Even ordinary tasks, such as finding the right dress, might carry special challenges. A transgender bride who was one of Smith's clients previously had lived as a man, complete with a beard and a wife. With her broad shoulders and tall stature, the would-be bride was nervous about dress shopping until Smith went with her. Together, they chose an ivory, strapless A-line gown with beaded detail and a sweetheart neckline.
"It was amazing, seeing her become the bride she always wanted to be," Smith said. "I felt like I was giving her a gift."
The woman was marrying another woman (who had previously been married to a man), underscoring another complication that Smith helped resolve: finding a tux to fit and flatter a female form. In this case, it was a custom-made black tux with an ivory bow tie, a red vest, and a white rose tucked into the lapel.
More than 1,000 same-sex couples lined up at city halls across Massachusetts the first day they could legally marry seven years ago. In California, 18,000 gay and lesbian couples wed during the six months that same-sex marriage was legal there, between May and November 2008. The passage of Proposition 8 ended legal same-sex marriage in the state but did not affect the validity of those that had already taken place. New York, which has an estimated 42,600 same-sex couples, is expected to send thousands to the altar beginning Sunday.
At least one public servant, the clerk in the upstate town of Barker, resigned rather than sign same-sex wedding licenses, a reminder that for all the celebratory comments that flew across websites such as gayweddings.com and theknot.com after New York's approval of same-sex marriage, it remains a divisive issue. The National Organization for Marriage, which opposes same-sex marriage, has vowed to protest outside city offices in Manhattan, Buffalo, Rochester and the state capital, Albany, when weddings begin.
But many cities are making special efforts to accommodate gay couples. Niagara Falls is hosting a mass same-sex wedding ceremony Monday near the brink of the famous waterfall. New York City is among a handful of municipalities that will open city offices Sunday for couples wanting to marry right away.
But it will be months before the carefully managed, high-end weddings that Smith specializes in begin in New York.
Generally, she likes to have six months to plan an event, which is not unusual for wedding planners of any ilk, said Kathryn Hamm of gayweddings.com, an online boutique and resource for same-sex couples searching for vendors, planners and other advice. That helps explain the rush of business that gayweddings.com saw in California in 2008, when couples wanting big weddings knew they needed to hurry because of efforts to get Proposition 8 on the ballot, she said.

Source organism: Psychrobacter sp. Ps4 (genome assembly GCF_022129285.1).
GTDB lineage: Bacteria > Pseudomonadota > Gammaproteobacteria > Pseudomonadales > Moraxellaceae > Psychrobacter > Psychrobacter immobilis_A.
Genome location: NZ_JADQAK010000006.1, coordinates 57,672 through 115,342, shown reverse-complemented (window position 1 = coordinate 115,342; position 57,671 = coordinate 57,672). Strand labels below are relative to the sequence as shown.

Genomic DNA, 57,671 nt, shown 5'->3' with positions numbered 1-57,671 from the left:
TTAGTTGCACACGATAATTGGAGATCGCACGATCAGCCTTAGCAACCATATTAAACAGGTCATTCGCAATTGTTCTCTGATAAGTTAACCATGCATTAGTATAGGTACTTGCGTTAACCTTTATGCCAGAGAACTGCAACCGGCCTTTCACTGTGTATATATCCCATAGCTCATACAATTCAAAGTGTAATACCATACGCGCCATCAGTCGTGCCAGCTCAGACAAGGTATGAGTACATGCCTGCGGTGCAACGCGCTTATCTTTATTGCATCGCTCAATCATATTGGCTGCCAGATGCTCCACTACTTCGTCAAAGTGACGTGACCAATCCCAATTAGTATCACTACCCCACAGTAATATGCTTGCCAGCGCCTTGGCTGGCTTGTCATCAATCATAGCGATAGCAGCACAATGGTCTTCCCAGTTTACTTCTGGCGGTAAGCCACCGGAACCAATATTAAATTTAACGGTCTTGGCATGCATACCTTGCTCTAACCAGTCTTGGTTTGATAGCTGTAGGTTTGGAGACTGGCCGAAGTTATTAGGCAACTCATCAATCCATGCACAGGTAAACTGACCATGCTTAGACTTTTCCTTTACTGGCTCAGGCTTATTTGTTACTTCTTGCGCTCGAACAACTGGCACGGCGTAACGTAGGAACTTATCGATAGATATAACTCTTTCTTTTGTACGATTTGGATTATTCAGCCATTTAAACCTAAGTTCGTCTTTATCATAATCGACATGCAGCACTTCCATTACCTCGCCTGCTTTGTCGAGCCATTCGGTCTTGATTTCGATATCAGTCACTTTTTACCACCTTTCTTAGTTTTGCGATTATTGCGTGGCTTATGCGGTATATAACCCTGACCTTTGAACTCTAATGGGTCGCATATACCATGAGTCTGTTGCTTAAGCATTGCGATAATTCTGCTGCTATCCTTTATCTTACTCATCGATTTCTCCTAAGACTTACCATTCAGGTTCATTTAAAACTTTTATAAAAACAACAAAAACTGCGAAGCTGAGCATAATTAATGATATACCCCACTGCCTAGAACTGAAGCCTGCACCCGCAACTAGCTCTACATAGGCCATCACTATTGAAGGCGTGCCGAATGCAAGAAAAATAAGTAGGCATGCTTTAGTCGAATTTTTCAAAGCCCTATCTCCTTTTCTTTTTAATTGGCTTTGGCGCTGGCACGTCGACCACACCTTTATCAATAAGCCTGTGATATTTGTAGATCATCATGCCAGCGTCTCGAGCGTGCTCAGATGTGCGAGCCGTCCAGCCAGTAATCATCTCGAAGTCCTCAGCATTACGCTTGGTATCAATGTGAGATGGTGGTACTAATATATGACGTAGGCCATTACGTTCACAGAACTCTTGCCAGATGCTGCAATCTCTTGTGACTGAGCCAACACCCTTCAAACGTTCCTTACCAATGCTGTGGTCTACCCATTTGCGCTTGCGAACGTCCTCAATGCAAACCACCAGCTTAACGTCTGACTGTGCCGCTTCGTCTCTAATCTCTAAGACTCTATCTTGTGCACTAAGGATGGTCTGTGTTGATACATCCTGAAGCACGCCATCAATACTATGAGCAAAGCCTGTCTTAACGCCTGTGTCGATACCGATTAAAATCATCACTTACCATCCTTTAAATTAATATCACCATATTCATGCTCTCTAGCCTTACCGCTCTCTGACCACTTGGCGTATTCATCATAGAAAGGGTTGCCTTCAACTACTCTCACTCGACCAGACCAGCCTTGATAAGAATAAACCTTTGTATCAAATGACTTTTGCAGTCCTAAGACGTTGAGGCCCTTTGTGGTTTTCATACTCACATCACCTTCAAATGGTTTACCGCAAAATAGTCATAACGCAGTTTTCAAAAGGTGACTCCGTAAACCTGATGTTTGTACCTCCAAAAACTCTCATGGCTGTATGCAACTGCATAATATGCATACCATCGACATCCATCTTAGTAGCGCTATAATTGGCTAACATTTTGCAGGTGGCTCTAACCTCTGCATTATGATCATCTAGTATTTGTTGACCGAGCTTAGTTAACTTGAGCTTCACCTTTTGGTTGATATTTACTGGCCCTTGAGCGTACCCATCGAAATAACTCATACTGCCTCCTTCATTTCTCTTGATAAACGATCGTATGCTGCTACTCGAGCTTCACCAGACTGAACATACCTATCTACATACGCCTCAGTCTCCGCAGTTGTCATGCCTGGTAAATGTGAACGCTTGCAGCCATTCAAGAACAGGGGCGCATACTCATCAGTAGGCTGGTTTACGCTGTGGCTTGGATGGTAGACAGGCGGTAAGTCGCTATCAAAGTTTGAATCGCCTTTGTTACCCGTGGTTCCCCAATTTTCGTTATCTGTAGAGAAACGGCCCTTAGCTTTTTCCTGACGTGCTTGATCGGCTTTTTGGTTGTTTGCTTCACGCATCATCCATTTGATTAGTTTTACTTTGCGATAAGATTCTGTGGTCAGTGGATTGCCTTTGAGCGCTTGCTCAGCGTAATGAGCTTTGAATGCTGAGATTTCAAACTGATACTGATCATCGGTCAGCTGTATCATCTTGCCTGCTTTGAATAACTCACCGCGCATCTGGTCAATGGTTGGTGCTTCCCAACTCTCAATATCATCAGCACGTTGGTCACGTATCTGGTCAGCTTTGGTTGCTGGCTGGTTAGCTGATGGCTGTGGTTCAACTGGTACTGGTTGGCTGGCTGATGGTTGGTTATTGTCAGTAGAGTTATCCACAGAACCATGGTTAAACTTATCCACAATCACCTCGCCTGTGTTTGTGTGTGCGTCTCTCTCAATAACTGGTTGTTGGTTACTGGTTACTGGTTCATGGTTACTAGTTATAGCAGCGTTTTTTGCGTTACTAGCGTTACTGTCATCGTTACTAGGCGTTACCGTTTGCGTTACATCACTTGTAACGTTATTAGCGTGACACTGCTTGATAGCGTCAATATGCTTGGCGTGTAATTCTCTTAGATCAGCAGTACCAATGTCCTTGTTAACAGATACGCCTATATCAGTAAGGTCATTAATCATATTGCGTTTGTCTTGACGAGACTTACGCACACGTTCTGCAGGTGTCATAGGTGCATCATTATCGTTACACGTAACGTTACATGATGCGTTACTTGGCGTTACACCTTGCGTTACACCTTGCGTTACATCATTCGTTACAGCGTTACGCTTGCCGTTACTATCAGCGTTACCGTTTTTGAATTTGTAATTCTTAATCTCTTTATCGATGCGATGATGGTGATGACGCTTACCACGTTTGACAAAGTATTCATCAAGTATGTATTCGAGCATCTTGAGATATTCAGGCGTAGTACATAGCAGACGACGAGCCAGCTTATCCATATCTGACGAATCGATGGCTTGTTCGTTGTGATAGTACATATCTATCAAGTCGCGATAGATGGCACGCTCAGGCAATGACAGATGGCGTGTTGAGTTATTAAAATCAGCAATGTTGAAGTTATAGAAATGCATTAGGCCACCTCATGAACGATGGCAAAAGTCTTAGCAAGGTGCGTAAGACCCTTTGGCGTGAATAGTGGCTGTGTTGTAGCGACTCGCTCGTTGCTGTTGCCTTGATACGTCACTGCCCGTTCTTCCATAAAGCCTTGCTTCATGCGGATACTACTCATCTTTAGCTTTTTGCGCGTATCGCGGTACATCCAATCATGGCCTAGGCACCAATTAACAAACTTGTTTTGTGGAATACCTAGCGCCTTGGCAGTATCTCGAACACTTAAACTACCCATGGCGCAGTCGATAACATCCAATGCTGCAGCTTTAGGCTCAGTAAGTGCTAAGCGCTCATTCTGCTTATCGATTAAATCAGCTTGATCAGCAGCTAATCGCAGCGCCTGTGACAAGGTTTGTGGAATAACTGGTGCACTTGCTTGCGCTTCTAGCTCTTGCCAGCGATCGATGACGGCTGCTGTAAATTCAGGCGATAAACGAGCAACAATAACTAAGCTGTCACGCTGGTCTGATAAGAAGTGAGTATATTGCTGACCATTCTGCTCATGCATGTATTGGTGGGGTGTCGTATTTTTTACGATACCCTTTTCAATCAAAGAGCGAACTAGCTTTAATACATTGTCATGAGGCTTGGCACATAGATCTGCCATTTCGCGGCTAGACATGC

"Couples were recognizing that the window might close, so they were without a doubt saying, 'Let's hurry up before this gets overturned or challenged,' " Hamm said.
Although 14 Stories offers less lavish services, such as an "elopement package," Smith's ideal clients are couples with a healthy budget and attention to detail, from the song they choose for the procession down the aisle -- one pair of grooms chose the dance hit "Finally" -- to the number of aisles in their ceremony. Lesbians often opt for two aisles, with the brides meeting at the altar.
Earlier this month, Smith was in New York to meet with potential vendors, financial planners and others who could help spread the word about her business here. They included Tulis McCall, a celebrant who has been performing weddings since 2004.
For Smith, the celebrant is key to making guests cry. "It's very important for me," said Smith, who wants spectators to be as carried away by emotion as she often is at weddings. "It's very powerful to be in the back of a room and hear a couple pronounced legally married."
McCall agreed. "That's the nut of the ceremony," said McCall, explaining that her goal is to "touch the gooey center" of listeners.
"My job is to get to that," McCall said. "To have it open like a flower, and have the guests all go, 'Ooooooooo.' "